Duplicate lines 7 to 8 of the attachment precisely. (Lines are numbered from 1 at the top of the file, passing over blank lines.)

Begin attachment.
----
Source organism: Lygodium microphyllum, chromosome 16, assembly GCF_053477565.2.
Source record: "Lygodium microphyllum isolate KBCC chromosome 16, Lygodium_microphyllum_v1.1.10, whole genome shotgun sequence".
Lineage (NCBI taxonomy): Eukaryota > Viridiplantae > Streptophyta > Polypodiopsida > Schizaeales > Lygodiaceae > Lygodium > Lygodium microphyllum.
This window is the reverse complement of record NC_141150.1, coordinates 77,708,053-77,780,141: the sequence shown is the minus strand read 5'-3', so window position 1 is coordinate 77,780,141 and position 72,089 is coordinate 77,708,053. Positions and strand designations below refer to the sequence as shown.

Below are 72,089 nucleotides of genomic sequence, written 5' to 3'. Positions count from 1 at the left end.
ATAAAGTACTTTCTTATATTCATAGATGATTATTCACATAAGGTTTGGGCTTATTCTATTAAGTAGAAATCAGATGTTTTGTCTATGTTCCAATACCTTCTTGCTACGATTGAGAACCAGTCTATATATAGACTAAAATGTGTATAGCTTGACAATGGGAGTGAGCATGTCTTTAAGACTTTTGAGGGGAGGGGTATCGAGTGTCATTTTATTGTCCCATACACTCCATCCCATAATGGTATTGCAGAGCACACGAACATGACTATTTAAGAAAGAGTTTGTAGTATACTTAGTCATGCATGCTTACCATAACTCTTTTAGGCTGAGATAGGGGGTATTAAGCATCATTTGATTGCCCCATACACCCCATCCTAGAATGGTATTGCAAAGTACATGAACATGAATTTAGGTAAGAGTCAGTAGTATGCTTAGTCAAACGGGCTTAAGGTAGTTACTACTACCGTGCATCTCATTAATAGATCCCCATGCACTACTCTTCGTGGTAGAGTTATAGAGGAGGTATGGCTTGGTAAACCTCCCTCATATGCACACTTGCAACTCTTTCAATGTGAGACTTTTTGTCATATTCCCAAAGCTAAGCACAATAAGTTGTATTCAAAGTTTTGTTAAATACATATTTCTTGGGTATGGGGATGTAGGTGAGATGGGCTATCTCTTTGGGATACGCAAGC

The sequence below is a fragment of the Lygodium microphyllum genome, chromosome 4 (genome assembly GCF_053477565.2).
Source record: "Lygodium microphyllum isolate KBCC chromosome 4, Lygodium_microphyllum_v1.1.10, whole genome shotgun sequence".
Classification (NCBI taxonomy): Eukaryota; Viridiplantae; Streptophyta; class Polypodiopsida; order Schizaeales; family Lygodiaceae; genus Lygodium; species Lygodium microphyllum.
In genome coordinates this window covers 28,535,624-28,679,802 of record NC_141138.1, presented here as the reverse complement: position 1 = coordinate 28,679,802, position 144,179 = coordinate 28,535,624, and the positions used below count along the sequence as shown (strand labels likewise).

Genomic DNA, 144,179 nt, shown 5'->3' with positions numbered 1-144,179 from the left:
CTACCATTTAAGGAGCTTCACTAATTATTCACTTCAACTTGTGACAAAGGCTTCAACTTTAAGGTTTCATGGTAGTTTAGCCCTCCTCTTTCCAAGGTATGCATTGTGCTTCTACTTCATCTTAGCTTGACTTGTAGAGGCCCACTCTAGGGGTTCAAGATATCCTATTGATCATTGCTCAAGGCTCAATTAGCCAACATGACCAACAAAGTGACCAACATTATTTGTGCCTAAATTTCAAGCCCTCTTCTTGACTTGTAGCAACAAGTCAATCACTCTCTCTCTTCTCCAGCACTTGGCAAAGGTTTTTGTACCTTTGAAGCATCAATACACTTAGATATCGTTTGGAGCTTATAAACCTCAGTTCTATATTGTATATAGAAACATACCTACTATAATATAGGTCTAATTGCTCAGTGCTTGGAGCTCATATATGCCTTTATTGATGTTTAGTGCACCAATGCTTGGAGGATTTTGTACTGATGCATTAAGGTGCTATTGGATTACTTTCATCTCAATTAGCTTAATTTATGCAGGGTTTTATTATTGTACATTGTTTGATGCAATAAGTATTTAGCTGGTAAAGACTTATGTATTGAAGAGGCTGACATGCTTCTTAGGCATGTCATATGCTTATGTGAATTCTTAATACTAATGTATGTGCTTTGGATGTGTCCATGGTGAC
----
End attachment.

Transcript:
The sequence below is a fragment of the Lygodium microphyllum genome, chromosome 4 (genome assembly GCF_053477565.2).
Source record: "Lygodium microphyllum isolate KBCC chromosome 4, Lygodium_microphyllum_v1.1.10, whole genome shotgun sequence".